Understanding agroecological domains: The key to a successful participatory plant breeding program
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Rana, Ram B.; Sthapit, B.; Subedi, A.; Rijal, D.K.; Chaudhary, P.. 2001. Understanding agroecological domains: The key to a successful participatory plant breeding program . In: An exchange of experiences from South and South East Asia: Proceedings of the international symposium on Participatory plant breeding and participatory plant genetic resources enhancement, Pokhara, Nepal, 1-5 May 2000 . Consultative Group on International Agricultural Research (CGIAR), Participatory Research and Gender Analysis (PRGA), Program Coordination Office, Cali, CO. p. 171-178.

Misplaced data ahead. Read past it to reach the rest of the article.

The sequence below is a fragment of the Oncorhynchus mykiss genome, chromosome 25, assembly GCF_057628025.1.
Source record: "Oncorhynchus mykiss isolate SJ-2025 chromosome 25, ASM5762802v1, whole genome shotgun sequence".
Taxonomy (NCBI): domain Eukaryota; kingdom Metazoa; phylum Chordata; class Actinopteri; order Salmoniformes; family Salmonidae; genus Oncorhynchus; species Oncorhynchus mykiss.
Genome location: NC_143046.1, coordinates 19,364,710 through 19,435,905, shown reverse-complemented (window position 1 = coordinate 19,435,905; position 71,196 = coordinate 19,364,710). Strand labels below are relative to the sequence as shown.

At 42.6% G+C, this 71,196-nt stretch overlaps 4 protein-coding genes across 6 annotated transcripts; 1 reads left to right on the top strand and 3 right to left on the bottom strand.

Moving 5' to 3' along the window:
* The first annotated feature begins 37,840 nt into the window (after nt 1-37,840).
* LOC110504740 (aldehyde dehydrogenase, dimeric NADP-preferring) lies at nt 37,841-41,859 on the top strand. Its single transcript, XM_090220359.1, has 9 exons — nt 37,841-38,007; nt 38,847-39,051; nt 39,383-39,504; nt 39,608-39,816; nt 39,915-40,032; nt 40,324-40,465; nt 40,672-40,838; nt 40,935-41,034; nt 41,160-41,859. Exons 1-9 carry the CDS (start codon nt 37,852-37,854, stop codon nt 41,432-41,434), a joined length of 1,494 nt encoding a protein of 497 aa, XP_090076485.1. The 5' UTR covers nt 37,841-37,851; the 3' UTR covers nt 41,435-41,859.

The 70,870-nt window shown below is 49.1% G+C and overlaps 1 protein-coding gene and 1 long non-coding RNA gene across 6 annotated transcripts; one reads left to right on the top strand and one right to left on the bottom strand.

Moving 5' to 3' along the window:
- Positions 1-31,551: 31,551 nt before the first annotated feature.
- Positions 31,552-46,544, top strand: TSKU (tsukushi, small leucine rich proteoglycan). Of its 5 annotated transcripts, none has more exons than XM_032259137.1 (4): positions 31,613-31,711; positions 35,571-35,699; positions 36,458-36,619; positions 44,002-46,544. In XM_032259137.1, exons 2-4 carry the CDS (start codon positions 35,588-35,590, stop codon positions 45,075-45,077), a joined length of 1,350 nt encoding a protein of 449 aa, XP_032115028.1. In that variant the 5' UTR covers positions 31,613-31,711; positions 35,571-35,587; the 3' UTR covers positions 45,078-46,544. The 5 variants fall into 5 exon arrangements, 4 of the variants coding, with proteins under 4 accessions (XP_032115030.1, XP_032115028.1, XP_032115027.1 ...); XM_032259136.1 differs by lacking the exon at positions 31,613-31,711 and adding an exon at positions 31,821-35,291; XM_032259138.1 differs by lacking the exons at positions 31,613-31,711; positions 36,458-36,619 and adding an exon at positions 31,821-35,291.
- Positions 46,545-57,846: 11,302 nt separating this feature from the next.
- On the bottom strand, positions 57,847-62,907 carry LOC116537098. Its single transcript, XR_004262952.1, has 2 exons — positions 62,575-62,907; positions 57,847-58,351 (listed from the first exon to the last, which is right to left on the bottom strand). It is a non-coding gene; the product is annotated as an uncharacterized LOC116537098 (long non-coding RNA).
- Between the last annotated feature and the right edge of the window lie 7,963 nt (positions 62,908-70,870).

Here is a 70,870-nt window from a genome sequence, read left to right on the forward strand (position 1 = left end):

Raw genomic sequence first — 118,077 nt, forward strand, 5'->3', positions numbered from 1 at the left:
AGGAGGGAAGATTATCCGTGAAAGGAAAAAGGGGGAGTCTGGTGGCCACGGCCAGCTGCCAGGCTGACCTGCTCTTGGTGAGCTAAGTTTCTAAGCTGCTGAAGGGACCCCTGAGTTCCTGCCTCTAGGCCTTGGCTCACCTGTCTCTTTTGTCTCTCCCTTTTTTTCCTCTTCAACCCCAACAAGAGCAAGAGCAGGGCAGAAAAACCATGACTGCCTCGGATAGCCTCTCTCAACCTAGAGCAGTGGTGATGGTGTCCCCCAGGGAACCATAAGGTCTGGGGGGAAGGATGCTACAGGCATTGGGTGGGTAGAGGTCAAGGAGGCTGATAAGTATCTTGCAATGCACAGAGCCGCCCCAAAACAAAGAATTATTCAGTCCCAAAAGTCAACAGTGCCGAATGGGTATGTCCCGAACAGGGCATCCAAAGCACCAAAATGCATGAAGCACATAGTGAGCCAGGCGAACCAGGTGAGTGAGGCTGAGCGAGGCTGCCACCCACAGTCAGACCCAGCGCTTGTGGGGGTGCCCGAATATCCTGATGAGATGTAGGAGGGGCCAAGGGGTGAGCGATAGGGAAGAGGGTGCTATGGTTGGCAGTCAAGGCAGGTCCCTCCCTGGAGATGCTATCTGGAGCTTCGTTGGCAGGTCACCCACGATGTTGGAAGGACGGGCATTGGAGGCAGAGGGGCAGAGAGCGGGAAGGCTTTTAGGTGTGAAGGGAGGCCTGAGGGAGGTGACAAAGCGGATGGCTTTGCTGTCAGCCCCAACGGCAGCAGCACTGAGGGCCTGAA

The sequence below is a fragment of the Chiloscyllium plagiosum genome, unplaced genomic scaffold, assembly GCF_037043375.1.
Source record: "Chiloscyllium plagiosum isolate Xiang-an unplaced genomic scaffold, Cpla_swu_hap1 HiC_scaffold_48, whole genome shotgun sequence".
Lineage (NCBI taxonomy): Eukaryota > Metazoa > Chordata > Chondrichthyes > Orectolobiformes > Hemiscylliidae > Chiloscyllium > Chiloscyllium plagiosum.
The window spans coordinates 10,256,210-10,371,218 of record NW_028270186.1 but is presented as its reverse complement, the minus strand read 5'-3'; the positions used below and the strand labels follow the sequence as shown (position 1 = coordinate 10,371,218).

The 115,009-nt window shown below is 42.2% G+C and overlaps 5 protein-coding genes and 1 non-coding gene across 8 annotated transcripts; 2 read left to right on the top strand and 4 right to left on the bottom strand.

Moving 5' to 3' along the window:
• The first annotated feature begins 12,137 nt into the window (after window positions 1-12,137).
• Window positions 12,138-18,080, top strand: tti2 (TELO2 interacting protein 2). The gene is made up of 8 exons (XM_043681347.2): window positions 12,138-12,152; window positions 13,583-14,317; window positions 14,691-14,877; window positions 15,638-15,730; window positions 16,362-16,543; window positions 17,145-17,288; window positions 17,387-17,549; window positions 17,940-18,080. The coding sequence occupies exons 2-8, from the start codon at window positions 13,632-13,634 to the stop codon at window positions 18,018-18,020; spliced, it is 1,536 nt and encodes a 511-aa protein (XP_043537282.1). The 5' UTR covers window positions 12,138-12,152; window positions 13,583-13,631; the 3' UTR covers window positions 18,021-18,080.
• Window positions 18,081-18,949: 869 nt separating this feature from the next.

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Farmers have an intricate knowledge of their agro ecological domains. The empirical evidences from Kachorwa (terai) and Begans (mid-hill) sites in Nepal suggest that farmers distinguish domains for rice primarily on the basis of moisture and fertility. Farmers also differentiate the number, relative size, and specific characteristics of each domain within a given geographic area. Similarly, they allocate Individual varieties landraces to each domain, indicating that the competition between varieties landraces occurs within the domain and that transgression of domain was rather limited. These deductions need to be verified at a wider level. A fuller understanding by researchers of specific agro ecological domains is a prerequisite for them to contribute substantially in planning and executing effective participatory plant breeding (PPB) programs. Only with a sound knowledge of agro ecological domains and the varietal distribution within domains can a program on diversity deployment and biodiversity conservation be effectively implemented. Likewise, justifying Ihe cost-effectiveness of PPB, targeting research extension activities, and measuring the contribution of PPB to food security demands a detailed understanding of agro ecological domains. Simple and practical ways to illicit information on agro ecological domains and associated varieties landraces through farmer' group discussion al the village level have been suggested as a pre-project activity for PPB, which could enhance the success of PPB programs.
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